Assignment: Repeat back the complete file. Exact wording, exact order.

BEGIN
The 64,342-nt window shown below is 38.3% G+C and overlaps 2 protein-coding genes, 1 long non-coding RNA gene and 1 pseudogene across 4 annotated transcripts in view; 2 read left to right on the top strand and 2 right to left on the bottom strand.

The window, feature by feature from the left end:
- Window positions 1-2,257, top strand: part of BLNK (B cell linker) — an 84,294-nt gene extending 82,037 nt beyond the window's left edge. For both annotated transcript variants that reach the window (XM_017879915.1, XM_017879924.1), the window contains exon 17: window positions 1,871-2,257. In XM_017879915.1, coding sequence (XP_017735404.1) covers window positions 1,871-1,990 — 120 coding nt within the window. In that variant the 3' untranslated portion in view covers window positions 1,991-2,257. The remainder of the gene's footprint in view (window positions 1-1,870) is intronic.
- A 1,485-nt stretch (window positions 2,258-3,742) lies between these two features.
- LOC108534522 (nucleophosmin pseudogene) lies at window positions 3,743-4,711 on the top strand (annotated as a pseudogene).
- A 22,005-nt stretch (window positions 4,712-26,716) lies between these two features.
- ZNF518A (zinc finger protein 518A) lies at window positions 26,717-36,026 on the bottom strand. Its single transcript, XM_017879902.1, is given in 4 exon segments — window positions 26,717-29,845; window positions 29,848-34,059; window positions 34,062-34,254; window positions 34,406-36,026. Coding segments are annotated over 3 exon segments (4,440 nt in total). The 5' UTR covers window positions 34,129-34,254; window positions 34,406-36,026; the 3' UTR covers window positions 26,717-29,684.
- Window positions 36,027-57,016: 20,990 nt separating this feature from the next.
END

The 64,342-nt window shown below is 38.3% G+C and overlaps 2 protein-coding genes, 1 long non-coding RNA gene and 1 pseudogene across 4 annotated transcripts in view; 2 read left to right on the top strand and 2 right to left on the bottom strand.

The window, feature by feature from the left end:
- Window positions 1-2,257, top strand: part of BLNK (B cell linker) — an 84,294-nt gene extending 82,037 nt beyond the window's left edge. For both annotated transcript variants that reach the window (XM_017879915.1, XM_017879924.1), the window contains exon 17: window positions 1,871-2,257. In XM_017879915.1, coding sequence (XP_017735404.1) covers window positions 1,871-1,990 — 120 coding nt within the window. In that variant the 3' untranslated portion in view covers window positions 1,991-2,257. The remainder of the gene's footprint in view (window positions 1-1,870) is intronic.
- A 1,485-nt stretch (window positions 2,258-3,742) lies between these two features.
- LOC108534522 (nucleophosmin pseudogene) lies at window positions 3,743-4,711 on the top strand (annotated as a pseudogene).
- A 22,005-nt stretch (window positions 4,712-26,716) lies between these two features.
- ZNF518A (zinc finger protein 518A) lies at window positions 26,717-36,026 on the bottom strand. Its single transcript, XM_017879902.1, is given in 4 exon segments — window positions 26,717-29,845; window positions 29,848-34,059; window positions 34,062-34,254; window positions 34,406-36,026. Coding segments are annotated over 3 exon segments (4,440 nt in total). The 5' UTR covers window positions 34,129-34,254; window positions 34,406-36,026; the 3' UTR covers window positions 26,717-29,684.
- Window positions 36,027-57,016: 20,990 nt separating this feature from the next.